Charlie Sheen's surge of "tiger blood" was in fact a "psychotic break."
Handy tip: If you're squeamish about squid sperm ruining your calamari dinner, remove the internal organs before cooking it.
Water tanks in NYC as public art.
Amorous prehistoric turtles immortalized.
V.21 No.19 |
The Daily Word in potential game-changers, mass murderers and a flowery commode
By Margaret Wright [ Wed May 16 2012 9:16 AM ]
Medical records say George Zimmerman was treated for a broken nose and injuries to the back of his head the day after he shot and killed Trayvon Martin.
It’s been decades since New Mexico has suffered such severe drought; the governor made it a federal declaration yesterday.
With her eye on state legislative races, Governor Susana Martinez’ PAC rakes in thousands of oil and gas industry dollars.
Developments in the Michael Paul Astorga trial in Santa Fe could set the stage for a death penalty debate.
A former Los Lunas prison inmate files suit against a now-retired guard captain, alleging repeated rape and investigation cover-ups.
Investigators try different tactics in search of West Mesa serial killing leads.
The U.S. border patrol shifts security strategy from fence-building to intelligence-
The new French president’s airplane was struck by lightning.
Convicted Liberian war criminal Charles Taylor lashes out at his prosecution.
Serbian military commander on trial for war crimes is belligerent in court, makes threatening gesture at massacre survivor.
A seemingly “deranged” man set himself on fire outside the trial of accused Norwegian mass-murderer Anders Breivik.
Renewed search in the case of an Italian girl missing since 1983 leads investigators to a Vatican crypt where a mobster’s bones were exhumed.
Portly celeb chef Mario Batali will be subsisting on food stamps.
Japan is known for its compact living spaces, yet behold: the world’s biggest outdoor toilet.
V.21 No.5 | 2/2/2012
DAMNED IF YOU DOOM
By Jessica Cassyle Carr [ Fri Feb 3 2012 1:52 PM ]
Metal subculture is viewed through a gallery lens in art show / concert series DAMNED IF YOU DOOM, opening at Small Engine tonight.
DAMNED IF YOU DOOM
Art and music from the netherworld
By Jessica Cassyle Carr
Artistic team Todd Ryan White and Jack Wesley Schneider show their appreciation for metal subculture with a music series / exhibit of new work entitled DAMNED IF YOU DOOM.
V.20 No.49 | 12/8/2011
When your eyeballs are like raisins, then it’s a drought. Maybe.
By Marisa Demarco [ Fri Dec 2 2011 3:34 PM ]
Remember when it didn’t rain for months, and the sun punched you during the day? And because of fires devouring trees in every direction, the moon glowed orange at night through the smokey haze?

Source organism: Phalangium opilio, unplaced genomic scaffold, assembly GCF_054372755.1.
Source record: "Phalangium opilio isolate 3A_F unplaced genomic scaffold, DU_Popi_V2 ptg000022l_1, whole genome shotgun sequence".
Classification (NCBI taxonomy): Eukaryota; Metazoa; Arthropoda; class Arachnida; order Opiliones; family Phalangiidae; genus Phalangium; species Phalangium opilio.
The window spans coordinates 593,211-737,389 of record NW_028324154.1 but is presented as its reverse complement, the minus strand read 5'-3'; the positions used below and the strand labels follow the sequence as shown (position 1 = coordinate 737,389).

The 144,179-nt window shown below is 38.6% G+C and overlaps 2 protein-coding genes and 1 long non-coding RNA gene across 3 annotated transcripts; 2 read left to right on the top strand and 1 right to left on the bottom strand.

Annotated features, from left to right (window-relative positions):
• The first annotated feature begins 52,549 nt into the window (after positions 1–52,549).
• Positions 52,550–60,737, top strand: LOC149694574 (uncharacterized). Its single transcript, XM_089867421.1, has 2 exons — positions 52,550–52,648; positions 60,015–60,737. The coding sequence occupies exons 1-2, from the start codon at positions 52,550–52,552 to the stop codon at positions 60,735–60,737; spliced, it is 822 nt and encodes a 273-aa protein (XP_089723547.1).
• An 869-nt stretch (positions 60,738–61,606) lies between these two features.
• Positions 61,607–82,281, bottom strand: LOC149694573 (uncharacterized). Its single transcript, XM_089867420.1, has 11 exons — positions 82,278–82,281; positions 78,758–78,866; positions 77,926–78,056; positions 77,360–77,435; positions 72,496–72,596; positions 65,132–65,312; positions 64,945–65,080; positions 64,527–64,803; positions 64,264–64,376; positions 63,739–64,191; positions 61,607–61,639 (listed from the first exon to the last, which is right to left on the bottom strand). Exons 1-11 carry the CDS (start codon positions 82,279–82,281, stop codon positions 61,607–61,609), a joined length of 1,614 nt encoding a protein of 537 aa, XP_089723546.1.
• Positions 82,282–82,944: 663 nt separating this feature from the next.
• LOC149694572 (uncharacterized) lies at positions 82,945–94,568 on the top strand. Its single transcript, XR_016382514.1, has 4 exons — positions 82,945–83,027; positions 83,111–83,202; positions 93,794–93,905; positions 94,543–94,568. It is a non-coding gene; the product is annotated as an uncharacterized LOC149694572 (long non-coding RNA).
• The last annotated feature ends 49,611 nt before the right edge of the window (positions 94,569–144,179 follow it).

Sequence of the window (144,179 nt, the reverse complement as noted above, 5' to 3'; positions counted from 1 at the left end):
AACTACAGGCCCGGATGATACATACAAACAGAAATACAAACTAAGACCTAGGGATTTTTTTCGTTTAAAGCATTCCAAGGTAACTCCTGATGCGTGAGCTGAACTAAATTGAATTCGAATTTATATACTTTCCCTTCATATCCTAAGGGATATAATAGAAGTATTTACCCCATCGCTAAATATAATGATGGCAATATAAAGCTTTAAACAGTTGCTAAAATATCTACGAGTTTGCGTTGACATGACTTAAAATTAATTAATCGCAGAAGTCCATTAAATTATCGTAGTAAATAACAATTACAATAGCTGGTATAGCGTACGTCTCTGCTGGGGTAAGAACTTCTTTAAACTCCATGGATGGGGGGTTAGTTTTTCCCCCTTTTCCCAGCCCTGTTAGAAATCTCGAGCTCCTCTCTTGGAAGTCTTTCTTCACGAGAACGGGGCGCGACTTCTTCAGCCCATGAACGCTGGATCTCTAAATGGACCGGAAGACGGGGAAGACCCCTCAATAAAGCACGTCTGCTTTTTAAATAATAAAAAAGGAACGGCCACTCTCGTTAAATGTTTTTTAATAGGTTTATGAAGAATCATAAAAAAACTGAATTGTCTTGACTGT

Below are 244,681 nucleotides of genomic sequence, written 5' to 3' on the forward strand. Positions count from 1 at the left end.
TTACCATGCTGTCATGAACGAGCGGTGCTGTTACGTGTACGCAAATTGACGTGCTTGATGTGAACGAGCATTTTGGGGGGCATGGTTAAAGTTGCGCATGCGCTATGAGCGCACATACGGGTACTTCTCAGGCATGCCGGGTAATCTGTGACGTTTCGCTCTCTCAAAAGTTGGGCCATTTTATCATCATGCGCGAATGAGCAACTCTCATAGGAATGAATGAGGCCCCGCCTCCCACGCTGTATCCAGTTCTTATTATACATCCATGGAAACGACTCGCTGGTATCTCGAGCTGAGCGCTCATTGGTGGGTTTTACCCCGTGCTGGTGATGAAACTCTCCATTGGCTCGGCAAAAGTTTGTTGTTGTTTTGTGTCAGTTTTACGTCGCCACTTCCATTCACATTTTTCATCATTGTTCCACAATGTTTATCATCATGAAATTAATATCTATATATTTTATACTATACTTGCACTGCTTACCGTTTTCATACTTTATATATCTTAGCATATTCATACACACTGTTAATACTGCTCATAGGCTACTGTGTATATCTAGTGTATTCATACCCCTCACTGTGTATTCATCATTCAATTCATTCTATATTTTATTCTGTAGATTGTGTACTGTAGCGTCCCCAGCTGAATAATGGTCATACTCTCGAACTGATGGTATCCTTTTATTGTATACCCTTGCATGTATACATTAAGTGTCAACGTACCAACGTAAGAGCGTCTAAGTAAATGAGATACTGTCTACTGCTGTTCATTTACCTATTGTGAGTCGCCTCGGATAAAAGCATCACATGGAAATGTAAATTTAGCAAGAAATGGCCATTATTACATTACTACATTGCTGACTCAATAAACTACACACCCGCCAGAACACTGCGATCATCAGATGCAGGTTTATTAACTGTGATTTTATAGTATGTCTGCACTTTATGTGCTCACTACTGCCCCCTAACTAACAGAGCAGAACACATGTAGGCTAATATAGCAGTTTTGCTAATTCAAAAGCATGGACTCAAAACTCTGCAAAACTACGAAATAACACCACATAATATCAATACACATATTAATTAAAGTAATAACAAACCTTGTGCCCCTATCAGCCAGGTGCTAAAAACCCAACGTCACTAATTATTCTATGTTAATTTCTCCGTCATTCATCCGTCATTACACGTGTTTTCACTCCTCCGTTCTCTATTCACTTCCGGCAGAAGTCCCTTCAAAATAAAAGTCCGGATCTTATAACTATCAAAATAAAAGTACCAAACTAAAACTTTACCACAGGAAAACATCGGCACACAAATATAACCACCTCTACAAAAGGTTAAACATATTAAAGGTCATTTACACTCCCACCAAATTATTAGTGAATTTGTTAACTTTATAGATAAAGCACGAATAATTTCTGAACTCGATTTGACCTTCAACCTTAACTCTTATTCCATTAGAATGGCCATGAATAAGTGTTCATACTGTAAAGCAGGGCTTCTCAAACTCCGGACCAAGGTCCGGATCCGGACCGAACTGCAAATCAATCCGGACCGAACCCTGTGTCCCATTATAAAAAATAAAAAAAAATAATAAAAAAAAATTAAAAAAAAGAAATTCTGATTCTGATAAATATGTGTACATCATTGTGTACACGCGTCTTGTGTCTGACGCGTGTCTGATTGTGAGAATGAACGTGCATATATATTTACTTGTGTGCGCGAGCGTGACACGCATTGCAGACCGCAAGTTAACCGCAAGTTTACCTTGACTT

I think the superheavy instrumental act Pelican sums it up nicely in this number. -------->
But, more to the point, the Water Utility Authority is looking to change how it defines levels of drought. The utility bases drought on how much water we suck from the aquifer under our desert outpost. When the city drinks more than projected, officials can initiate a drought advisory, watch, warning or emergency. As the level increases in urgency, so do water-use restrictions.
But the utility is looking to change the game and proposed new rules. If they come to pass, we’ll have to use up way more aquifer water before an advisory goes into effect. And water-use restrictions would not be tied to the level of drought that’s been initiated. Even if an emergency is declared, your neighbor won’t necessarily have to stop washing her Escalade for hours every afternoon. Instead, the board that oversees the utility will select from a menu of remedies and impose them on customers.
All this and more in this week’s news section.
V.20 No.30 | 7/28/2011
City of Albuquerque
City fines itself for water wasting
By Sharla Biefeld [ Fri Jul 22 2011 4:18 PM ]
The other day I was fined for having water flowing from my yard into the street. Now, I'm not complaining—wasting water is bad, especially since New Mexico is in an extreme drought. But guess who is wasting the most water ... not me, not your annoying neighbor who never fixes the sprinklers. No, it's the city.
According to KRQE, in the last year the City of Albuquerque has racked up a hefty fine of over $21,000 from the Albuquerque-
V.20 No.29 |
The Daily Word in rain, beer and tall women
By Marisa Demarco [ Thu Jul 21 2011 10:59 AM ]
Atlantis touches down.
Russians declare the era of the Soyuz.
First spacesuits sewn by women who made bras for Platex.
ACLU sues secretary of state for failing to reveal evidence of 37 immigrants she says voted illegally.
Corrales couple wins $200,000 off the lotto.
Ghost of a ghost town all that remains after Bland burns up in Las Conchas fire.
Hit songs written at expensive writing camps, hit factories.
You may be able to trap creatures again in New Mexico.
Russia finally admits beer is alcohol.
What's a calorie?
You're so vain … creative people, says this study.
Tall women get cancer more.